The Caesar salad ($7) was well balanced, with crisp greens and a light but flavorful dressing. The plate was a bit small for the portion, which forced a certain daintiness in eating it, but that’s just a quibble.

My beef-loving spouse chose the hanger steak in red wine shallot jus ($18) — a venerable bistro standard. It was a generous size, tender and tasty, and prepared medium-rare as ordered, though it didn’t have much of that pleasant charring that one likes when someone else is doing the cooking and cleaning up. It arrived with a side of haricots vert and a hefty helping of thin-cut, crispy French fries flecked with fine chopped parsley and chives and drizzled with a little truffle oil. Irresistible.


I tried two half dishes. The first (or the one I chose to eat first — they were delivered at the same time) was spinach linguine topped with pan-seared scallops ($13), served in a bowl with herb-roasted tomatoes and tarragon broth. Tarragon can be overpowering, and I’m not that fond of anise or licorice-y flavors, so it was a risky choice. But here the chef had a light touch, and the tarragon just served to brighten up the other flavors in this Mediterranean-style combo. The three mid-sized scallops were sweet, the tomatoes a pleasing contrast, and the spinach linguine done just right.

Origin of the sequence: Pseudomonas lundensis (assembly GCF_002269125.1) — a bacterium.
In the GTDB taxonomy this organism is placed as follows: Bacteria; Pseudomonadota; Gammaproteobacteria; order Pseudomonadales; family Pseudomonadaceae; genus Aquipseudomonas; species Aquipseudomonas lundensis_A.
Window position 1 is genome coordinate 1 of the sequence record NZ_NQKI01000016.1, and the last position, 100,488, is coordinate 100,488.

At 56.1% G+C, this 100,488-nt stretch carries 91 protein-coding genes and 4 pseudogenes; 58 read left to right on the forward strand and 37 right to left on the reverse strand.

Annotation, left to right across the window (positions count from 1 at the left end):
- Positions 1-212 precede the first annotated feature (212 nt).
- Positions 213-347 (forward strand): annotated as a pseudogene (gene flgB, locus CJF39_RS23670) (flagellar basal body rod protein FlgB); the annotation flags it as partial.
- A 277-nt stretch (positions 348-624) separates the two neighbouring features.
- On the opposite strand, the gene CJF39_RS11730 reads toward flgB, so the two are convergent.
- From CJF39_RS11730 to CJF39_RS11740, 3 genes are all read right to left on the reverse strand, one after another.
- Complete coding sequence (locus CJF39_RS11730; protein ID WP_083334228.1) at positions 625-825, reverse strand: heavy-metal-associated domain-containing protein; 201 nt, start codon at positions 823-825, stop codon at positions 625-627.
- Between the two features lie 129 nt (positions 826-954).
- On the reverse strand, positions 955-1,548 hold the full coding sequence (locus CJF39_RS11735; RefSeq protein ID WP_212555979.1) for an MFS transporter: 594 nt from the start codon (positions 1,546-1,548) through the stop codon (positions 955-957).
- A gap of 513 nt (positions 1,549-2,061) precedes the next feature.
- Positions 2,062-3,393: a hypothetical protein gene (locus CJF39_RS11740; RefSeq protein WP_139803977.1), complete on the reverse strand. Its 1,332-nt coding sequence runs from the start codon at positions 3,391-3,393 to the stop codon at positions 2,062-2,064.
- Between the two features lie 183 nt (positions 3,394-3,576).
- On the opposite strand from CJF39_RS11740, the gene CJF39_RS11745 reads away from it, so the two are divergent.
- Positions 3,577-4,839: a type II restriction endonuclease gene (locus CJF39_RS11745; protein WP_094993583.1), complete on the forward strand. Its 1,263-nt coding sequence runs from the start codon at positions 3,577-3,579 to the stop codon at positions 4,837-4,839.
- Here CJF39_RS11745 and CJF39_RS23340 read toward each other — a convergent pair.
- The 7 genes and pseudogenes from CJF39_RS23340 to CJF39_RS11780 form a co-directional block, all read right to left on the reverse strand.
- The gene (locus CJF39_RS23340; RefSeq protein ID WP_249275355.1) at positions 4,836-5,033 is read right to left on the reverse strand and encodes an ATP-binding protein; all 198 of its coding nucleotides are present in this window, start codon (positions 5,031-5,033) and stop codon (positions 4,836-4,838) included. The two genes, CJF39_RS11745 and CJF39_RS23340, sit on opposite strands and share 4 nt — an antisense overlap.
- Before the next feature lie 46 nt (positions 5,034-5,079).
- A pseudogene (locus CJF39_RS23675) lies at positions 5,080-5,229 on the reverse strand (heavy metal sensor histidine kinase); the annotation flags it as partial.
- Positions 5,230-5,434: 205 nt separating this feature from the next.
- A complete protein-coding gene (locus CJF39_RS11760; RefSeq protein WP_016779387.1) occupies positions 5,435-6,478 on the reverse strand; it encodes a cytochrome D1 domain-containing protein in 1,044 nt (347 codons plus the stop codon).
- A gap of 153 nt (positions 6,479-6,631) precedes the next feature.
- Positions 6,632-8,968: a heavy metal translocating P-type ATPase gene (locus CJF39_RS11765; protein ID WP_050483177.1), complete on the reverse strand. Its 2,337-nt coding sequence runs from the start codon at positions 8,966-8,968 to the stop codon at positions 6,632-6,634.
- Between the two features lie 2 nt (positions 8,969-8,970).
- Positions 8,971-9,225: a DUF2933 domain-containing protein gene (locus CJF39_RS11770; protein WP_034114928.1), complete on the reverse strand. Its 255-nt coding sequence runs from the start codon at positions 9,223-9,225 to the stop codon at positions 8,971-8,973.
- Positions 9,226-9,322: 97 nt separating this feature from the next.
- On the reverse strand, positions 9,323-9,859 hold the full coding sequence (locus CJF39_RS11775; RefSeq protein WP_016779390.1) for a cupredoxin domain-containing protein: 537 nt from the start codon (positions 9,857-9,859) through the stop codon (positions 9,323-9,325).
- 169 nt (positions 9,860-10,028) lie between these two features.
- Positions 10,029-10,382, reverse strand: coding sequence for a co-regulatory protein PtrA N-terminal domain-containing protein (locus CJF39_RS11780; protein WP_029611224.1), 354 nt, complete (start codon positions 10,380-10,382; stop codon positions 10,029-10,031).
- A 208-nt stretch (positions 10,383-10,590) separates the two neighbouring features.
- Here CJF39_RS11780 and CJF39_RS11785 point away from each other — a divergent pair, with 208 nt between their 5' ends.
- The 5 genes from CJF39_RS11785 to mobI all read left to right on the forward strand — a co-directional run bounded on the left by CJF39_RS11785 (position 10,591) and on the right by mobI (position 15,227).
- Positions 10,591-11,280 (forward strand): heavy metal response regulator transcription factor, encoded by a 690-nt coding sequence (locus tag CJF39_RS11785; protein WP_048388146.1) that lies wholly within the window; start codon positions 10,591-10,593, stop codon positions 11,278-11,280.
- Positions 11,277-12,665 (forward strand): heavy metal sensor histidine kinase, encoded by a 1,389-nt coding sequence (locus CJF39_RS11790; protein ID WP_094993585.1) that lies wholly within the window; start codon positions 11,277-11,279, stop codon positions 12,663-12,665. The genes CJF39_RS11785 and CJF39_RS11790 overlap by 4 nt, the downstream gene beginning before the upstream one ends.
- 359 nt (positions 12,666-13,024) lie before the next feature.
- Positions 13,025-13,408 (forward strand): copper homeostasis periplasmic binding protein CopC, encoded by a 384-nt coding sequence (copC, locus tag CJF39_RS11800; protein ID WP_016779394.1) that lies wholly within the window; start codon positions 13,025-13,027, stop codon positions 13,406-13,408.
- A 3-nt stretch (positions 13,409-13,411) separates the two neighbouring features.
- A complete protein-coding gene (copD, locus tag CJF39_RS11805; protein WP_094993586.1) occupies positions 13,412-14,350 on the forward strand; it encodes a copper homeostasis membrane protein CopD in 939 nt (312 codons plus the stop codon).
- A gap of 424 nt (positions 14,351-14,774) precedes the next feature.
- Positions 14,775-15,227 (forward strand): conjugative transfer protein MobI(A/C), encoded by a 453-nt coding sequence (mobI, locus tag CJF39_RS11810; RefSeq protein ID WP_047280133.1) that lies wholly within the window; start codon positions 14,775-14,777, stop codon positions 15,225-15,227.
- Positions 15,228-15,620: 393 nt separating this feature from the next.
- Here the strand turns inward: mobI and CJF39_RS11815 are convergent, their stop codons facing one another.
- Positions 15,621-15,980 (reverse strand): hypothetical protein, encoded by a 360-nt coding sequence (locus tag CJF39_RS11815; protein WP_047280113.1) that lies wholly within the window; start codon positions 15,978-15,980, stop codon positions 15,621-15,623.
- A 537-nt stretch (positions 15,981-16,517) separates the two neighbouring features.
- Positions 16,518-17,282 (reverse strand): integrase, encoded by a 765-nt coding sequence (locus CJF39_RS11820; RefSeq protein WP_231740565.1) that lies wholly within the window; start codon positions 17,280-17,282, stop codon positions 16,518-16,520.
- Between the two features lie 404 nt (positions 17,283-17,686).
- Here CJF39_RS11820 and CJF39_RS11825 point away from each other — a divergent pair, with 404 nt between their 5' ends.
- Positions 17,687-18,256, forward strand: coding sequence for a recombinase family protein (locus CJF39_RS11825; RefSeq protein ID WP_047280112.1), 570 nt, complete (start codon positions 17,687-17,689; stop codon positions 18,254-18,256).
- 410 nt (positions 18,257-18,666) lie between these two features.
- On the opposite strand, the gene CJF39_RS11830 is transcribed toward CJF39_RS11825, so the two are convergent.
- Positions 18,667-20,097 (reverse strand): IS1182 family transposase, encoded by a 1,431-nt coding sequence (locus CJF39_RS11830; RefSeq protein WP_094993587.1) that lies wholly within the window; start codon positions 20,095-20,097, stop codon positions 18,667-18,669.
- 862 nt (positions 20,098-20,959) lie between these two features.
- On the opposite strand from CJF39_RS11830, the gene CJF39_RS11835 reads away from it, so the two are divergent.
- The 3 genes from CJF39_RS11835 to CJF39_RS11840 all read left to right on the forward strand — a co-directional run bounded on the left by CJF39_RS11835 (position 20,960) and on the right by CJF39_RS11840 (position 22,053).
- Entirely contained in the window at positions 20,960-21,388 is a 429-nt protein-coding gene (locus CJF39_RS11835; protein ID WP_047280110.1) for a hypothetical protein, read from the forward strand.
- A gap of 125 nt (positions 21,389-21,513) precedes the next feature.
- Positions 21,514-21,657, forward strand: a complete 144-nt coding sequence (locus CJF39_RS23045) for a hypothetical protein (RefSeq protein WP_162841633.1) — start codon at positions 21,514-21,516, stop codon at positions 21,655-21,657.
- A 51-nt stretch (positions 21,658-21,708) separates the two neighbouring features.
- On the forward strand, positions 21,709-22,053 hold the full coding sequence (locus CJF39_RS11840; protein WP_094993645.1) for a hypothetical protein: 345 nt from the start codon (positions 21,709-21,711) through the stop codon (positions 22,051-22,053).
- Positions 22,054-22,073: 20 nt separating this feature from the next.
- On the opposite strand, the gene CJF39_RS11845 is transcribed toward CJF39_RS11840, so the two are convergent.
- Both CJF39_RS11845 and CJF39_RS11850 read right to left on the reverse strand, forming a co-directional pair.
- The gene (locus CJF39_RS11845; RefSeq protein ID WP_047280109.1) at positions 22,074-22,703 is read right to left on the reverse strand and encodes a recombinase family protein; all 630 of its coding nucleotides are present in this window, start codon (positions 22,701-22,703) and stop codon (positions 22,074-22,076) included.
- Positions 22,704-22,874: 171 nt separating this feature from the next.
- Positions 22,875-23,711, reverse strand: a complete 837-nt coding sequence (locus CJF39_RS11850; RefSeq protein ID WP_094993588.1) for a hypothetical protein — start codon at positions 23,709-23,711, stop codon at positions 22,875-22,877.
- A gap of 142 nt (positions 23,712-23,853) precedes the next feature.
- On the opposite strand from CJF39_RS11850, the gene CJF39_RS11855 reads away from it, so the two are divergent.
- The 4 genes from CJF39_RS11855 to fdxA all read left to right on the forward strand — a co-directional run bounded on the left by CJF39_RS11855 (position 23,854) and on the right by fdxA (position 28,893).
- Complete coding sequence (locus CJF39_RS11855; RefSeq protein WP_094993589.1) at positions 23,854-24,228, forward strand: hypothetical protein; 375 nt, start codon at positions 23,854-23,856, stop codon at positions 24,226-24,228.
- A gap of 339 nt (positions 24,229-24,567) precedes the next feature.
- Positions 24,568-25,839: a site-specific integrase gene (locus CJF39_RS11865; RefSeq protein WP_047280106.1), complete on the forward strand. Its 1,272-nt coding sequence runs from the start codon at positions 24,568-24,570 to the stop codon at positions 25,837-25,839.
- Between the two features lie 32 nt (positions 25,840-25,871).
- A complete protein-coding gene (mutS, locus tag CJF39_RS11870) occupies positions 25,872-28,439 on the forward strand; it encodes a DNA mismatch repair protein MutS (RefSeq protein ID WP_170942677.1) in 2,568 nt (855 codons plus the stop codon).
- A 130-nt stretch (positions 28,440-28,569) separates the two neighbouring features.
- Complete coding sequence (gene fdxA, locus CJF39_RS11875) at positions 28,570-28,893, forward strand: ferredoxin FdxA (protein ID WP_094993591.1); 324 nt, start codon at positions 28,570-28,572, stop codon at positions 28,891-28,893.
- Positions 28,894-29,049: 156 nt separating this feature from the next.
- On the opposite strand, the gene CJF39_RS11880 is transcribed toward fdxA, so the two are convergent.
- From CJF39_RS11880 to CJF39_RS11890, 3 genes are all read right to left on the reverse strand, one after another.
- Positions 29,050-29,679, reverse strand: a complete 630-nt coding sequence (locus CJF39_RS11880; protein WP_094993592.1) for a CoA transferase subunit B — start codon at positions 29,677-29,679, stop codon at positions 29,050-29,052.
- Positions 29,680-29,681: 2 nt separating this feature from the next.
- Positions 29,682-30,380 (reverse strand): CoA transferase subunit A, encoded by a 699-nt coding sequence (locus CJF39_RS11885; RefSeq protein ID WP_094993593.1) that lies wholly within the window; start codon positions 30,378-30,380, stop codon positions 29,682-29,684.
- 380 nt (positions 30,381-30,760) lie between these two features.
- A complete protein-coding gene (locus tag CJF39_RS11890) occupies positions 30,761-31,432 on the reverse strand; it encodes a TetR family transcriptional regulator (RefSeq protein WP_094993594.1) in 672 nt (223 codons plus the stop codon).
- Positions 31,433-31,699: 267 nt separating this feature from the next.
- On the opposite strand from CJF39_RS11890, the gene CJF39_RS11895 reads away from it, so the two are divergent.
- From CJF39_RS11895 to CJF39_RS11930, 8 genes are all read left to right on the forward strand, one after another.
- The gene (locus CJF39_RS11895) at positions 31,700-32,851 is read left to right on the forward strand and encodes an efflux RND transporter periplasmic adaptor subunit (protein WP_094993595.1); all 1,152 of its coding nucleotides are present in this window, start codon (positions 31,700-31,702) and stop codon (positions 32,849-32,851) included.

I enjoyed it a lot, but I really loved my other half dinner: fusilli pasta with lamb ragout ($12). Also served in a bowl, the fusilli was liberally coated with ground lamb prepared in a red wine marinara, and crisscrossed on top with half-inch-wide ribbons of Pecorino Romano — deliciously satisfying. I mopped up the last morsels with the triangles of toasted ciabatta perched on the edge of the bowl.

Other dishes available that day in either full or half sizes were Brooklyn Brown Ale-braised short ribs ($24/$13); boneless slow-roasted pork with a chipotle barbeque sauce ($18/$10) and Four Cheese Ravioli Alfredo ($18/$10). Offering such hearty dishes in light portions at a reasonable price is a terrific idea — and something that would draw me in as a regular (although in future I’ll restrict myself to just one half).

We finished up by sharing a chocolate caramel panna cotta with caramelized bananas and bourbon sauce ($7), the whole sweet, smooth, melting concoction slipping silkily across the tongue.

As we ate, we talked about how much the dining scene has changed in the mid-Hudson Valley since we moved up from Manhattan in the early ’90s. Back then, it was dominated by two kinds of eateries: big portion palaces (many of them Italian) or “special occasion” restaurants like the DePuy Canal House or those at the Culinary Institute.

These days, a place like Bywater Bistro, where you can find well-prepared, good food, presented without hoopla but with a dash of style — and at bistro rates — represents the new normal. Like the menu selections, the spirit here is easygoing enough that it is an ideal place to just drop in for a burger or a sandwich at the bar or for a casual celebration. This is the kind of neighborhood place that city residents take for granted. Now, at last, we can too.


Bywater Bistro

419 Main St.

, Rosendale. 845-658-3210;

Open for dinner Thurs.-Mon., Sun. brunch. Appetizers range from $6-$10; entrées from $15-$24 (with half portions available on many dishes). Bar meals run $8-$12. House-made desserts are $4-$7.